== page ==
About the object
This delicate double peepshow was probably sold to raise both money and interest in the construction of the Thames Tunnel. Marc Brunel, father of Isambard Kingdom Brunel, designed the tunnel to link the two sides of London, separated by the River Thames, together.
Published around 1830 in Germany and produced out of paper, the peepshow gives an idealised view of how the tunnel would look when finished. It shows views from both inside the Thames Tunnel and what is taking place on the river above.
Looking through the top peephole gives the viewer a chance to see life on the river, full of boats of all different sizes carrying goods and people. The bottom peephole shows horse drawn carriages and people strolling through the Thames Tunnel; it is shown to be less busy than the river above.
When finished the real Thames Tunnel was nearly 400 metres long; it is still being used today as part of the London Overground Train network.
The Thames Tunnel
Marc Brunel, Isambard Kingdom Brunel’s father, wanted to create a tunnel under the River Thames. The city’s bridges were becoming very congested, so a tunnel that would allow horses and wagons to pass under the river was suggested as a solution. At this time no one had successfully built such a long tunnel under a river, and many people thought that it would be impossible. The Thames river bed was soft, making it difficult to hold the structure of the tunnel as it was built, and the shale ground they were digging through leaked water. Marc Brunel designed a “tunnelling shield” to help the builders construct the tunnel but progress was very slow and conditions for the workers were terrible.
In 1826 the chief engineer, William Armstrong, left the project due to illness, Isambard Kingdom Brunel was promoted to chief engineer, he was only 20 years old. Brunel would spend days at a time underground, working incredibly long hours, sometimes up to 30 hours per shift!
There were a number of floods during the building of the tunnel and Isambard Kingdom Brunel was seriously hurt during a flood in 1828; he had to leave the project to recover but Marc Brunel continued to work on the tunnel. After nearly 20 years of hard work and setbacks, including a 6-year break when the project was stopped due to a lack of money, the tunnel was finally opened in 1843. There was so much public interest in the tunnel around 50,000 people visited in the first few days alone. Stalls selling souvenirs lined the tunnel allowing visitors to buy mementos of their trip.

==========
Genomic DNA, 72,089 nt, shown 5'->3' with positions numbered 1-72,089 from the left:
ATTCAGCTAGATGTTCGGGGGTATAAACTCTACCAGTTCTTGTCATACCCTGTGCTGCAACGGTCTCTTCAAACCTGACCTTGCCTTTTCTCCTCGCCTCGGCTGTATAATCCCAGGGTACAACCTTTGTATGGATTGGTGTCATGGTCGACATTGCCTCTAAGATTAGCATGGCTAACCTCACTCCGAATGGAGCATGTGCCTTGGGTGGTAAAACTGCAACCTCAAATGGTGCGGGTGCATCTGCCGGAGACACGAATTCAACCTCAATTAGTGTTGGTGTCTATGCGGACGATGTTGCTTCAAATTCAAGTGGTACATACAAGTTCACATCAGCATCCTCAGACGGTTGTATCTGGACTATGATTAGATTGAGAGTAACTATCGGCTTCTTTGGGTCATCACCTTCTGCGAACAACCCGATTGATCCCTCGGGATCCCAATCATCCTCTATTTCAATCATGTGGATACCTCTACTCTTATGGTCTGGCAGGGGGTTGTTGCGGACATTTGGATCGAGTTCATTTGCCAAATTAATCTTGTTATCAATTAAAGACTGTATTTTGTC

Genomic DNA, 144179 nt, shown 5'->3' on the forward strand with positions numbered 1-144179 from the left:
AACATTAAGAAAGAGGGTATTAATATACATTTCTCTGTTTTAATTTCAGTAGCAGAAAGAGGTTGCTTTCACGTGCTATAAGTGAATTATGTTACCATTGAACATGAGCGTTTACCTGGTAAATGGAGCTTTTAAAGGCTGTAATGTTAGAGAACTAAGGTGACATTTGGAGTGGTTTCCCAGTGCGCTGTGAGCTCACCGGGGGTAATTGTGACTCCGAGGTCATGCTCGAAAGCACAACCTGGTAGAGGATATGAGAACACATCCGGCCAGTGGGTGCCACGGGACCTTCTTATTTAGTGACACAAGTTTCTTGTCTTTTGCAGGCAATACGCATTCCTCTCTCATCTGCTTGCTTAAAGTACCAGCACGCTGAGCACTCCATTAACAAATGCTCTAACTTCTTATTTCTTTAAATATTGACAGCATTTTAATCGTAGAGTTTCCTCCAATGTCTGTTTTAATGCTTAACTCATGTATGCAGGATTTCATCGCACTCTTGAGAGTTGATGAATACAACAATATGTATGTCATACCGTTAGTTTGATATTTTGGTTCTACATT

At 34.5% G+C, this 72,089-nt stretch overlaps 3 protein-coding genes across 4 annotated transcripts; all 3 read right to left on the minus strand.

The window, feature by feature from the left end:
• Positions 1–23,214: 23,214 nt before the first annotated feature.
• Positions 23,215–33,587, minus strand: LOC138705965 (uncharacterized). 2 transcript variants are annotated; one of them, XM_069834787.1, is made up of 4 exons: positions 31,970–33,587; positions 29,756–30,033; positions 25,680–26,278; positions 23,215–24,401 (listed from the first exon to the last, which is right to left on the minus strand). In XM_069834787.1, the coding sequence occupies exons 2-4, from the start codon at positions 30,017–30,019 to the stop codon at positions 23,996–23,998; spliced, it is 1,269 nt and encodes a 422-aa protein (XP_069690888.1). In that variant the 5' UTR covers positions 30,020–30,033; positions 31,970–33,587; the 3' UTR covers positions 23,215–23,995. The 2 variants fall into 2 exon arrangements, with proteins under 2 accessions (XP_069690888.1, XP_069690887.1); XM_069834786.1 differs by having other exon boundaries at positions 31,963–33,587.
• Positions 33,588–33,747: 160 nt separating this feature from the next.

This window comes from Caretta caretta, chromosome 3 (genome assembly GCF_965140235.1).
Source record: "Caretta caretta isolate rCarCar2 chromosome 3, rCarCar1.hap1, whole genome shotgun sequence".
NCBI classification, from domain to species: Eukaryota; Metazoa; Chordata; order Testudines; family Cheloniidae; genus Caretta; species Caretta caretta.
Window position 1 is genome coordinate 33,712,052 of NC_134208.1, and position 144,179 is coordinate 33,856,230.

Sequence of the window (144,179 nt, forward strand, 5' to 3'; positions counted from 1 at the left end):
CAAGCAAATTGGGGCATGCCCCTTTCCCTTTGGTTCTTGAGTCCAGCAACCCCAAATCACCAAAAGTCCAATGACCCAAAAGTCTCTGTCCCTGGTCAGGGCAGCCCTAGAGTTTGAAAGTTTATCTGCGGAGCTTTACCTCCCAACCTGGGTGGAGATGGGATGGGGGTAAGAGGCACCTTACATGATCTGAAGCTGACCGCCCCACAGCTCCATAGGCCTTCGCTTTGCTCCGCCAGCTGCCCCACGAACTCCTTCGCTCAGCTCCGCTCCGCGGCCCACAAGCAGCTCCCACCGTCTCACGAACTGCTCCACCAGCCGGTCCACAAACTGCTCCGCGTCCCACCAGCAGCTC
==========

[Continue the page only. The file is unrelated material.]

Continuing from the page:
Due to a lack of money the ramp to let horse drawn carriages enter the Thames Tunnel was never finished, meaning that carriages never travelled through the tunnel. Without access for horses and carts, the tunnel did not help reduce congestion on the city’s bridges or river.
Continue the story
Peepshows offer the viewer the opportunity to peer into another space in miniature. They are often full of detail and show all types of scenes including coronations, balls, tourist landmarks and even battles. In the early 1820s peepshows made from paper were becoming popular, they were cheap to produce, light-weight and often pocket-sized. The paper design allowed for them to be expanded or folded away quickly.
Less than a year after the Thames Tunnel project was given the go ahead, widespread interest in the project both in Britain and abroad meant that many different peepshows started to go on sale. They showed what the Tunnel would be like when finished, with pedestrians, carts, and carriages in the tunnel, some even provided statistical details such as the length of the ramp to get into the tunnel.
In early 1827, tourists could visit the tunnel whilst it was still being built, they were charged a shilling each. A souvenir guide and other types of memorabilia were created to help raise further funds for the project. As the project went on, some peepshows even included details such as the tunnelling shield and the hole in the river bed from when the tunnel flooded in 1827.